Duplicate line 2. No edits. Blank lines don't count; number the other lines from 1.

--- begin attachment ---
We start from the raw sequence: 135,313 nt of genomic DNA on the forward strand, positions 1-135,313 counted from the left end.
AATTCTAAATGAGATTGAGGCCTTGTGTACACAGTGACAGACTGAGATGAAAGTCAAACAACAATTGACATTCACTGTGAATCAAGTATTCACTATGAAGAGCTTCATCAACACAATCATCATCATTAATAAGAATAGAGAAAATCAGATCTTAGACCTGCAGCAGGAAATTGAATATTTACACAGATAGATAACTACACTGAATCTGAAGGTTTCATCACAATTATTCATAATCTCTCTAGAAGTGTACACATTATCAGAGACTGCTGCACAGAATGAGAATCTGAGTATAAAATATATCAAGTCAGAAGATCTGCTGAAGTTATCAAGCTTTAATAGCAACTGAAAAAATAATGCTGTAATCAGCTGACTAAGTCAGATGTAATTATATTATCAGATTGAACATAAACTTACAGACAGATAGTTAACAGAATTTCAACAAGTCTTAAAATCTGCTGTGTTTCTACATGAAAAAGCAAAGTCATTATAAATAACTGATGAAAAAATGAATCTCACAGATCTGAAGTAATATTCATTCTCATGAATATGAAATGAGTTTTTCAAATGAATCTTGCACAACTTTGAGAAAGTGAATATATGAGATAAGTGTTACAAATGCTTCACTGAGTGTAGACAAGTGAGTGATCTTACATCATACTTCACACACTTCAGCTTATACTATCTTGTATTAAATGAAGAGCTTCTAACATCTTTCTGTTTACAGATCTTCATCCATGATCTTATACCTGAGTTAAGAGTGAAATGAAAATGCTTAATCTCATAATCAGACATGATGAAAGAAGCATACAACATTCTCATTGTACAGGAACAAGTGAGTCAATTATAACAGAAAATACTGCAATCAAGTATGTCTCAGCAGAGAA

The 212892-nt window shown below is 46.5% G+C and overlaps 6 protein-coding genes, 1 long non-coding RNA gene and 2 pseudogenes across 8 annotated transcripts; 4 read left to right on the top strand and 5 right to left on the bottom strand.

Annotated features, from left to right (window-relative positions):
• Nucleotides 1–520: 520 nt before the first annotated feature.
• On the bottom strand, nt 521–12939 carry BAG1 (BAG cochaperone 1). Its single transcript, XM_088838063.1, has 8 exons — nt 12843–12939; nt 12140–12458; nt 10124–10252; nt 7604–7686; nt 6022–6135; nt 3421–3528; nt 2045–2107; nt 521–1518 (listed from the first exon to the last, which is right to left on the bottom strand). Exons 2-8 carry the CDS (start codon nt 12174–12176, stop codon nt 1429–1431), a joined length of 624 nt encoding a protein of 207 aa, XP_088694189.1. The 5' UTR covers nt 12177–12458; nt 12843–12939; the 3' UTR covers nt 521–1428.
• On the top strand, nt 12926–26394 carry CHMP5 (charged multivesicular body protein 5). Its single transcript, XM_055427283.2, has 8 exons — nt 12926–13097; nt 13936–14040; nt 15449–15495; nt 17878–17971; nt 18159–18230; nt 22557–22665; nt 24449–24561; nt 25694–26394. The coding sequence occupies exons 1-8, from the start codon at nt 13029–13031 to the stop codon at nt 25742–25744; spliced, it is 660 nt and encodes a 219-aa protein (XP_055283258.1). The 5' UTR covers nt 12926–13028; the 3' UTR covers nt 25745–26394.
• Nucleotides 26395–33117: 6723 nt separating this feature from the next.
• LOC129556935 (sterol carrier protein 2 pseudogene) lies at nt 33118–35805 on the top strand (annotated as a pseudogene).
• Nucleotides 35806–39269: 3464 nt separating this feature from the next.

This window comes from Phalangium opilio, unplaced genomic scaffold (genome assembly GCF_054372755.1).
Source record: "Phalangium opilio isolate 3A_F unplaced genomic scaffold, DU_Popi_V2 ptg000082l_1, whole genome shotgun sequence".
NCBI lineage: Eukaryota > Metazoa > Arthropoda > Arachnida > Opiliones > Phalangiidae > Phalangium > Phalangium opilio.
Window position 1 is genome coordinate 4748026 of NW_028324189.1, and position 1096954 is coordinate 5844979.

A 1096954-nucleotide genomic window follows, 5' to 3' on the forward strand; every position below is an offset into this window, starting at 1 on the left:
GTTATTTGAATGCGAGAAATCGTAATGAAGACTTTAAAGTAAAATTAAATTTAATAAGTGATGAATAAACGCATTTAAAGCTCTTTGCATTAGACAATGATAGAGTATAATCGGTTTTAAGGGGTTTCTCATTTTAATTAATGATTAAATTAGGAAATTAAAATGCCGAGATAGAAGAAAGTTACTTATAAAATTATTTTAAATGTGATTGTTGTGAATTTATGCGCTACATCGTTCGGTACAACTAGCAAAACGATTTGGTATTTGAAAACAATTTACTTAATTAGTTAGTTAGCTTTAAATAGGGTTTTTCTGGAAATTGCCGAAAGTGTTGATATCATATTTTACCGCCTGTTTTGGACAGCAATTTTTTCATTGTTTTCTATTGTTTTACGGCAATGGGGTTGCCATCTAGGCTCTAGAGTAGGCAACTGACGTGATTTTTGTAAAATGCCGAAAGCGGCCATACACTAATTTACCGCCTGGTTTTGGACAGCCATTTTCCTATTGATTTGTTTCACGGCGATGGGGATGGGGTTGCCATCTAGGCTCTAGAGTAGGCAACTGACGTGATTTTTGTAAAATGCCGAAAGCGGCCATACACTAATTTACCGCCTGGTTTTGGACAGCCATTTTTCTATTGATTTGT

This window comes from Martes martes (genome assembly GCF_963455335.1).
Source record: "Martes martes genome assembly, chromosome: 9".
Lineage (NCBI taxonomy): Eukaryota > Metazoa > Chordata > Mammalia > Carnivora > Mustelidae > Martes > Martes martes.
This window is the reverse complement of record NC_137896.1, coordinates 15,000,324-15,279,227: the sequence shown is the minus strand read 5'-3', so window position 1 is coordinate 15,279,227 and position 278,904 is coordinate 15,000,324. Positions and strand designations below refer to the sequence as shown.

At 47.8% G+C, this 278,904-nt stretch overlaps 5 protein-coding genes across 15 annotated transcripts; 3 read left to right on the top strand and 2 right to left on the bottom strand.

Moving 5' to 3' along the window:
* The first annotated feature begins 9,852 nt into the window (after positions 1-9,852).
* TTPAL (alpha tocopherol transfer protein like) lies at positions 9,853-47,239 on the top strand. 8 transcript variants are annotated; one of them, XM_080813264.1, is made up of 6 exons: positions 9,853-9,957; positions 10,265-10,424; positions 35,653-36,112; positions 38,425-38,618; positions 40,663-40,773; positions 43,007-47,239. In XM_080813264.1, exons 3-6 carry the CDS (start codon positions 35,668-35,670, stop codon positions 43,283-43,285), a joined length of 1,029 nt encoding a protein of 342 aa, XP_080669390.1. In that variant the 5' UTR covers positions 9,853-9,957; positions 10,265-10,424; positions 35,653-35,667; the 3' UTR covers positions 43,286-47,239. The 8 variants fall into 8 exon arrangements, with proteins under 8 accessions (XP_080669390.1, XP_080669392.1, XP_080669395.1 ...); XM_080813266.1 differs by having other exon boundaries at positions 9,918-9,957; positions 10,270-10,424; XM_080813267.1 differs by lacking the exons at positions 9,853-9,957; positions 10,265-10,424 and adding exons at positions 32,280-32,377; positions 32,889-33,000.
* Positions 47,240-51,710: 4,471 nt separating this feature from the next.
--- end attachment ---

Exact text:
AATTCTAAATGAGATTGAGGCCTTGTGTACACAGTGACAGACTGAGATGAAAGTCAAACAACAATTGACATTCACTGTGAATCAAGTATTCACTATGAAGAGCTTCATCAACACAATCATCATCATTAATAAGAATAGAGAAAATCAGATCTTAGACCTGCAGCAGGAAATTGAATATTTACACAGATAGATAACTACACTGAATCTGAAGGTTTCATCACAATTATTCATAATCTCTCTAGAAGTGTACACATTATCAGAGACTGCTGCACAGAATGAGAATCTGAGTATAAAATATATCAAGTCAGAAGATCTGCTGAAGTTATCAAGCTTTAATAGCAACTGAAAAAATAATGCTGTAATCAGCTGACTAAGTCAGATGTAATTATATTATCAGATTGAACATAAACTTACAGACAGATAGTTAACAGAATTTCAACAAGTCTTAAAATCTGCTGTGTTTCTACATGAAAAAGCAAAGTCATTATAAATAACTGATGAAAAAATGAATCTCACAGATCTGAAGTAATATTCATTCTCATGAATATGAAATGAGTTTTTCAAATGAATCTTGCACAACTTTGAGAAAGTGAATATATGAGATAAGTGTTACAAATGCTTCACTGAGTGTAGACAAGTGAGTGATCTTACATCATACTTCACACACTTCAGCTTATACTATCTTGTATTAAATGAAGAGCTTCTAACATCTTTCTGTTTACAGATCTTCATCCATGATCTTATACCTGAGTTAAGAGTGAAATGAAAATGCTTAATCTCATAATCAGACATGATGAAAGAAGCATACAACATTCTCATTGTACAGGAACAAGTGAGTCAATTATAACAGAAAATACTGCAATCAAGTATGTCTCAGCAGAGAA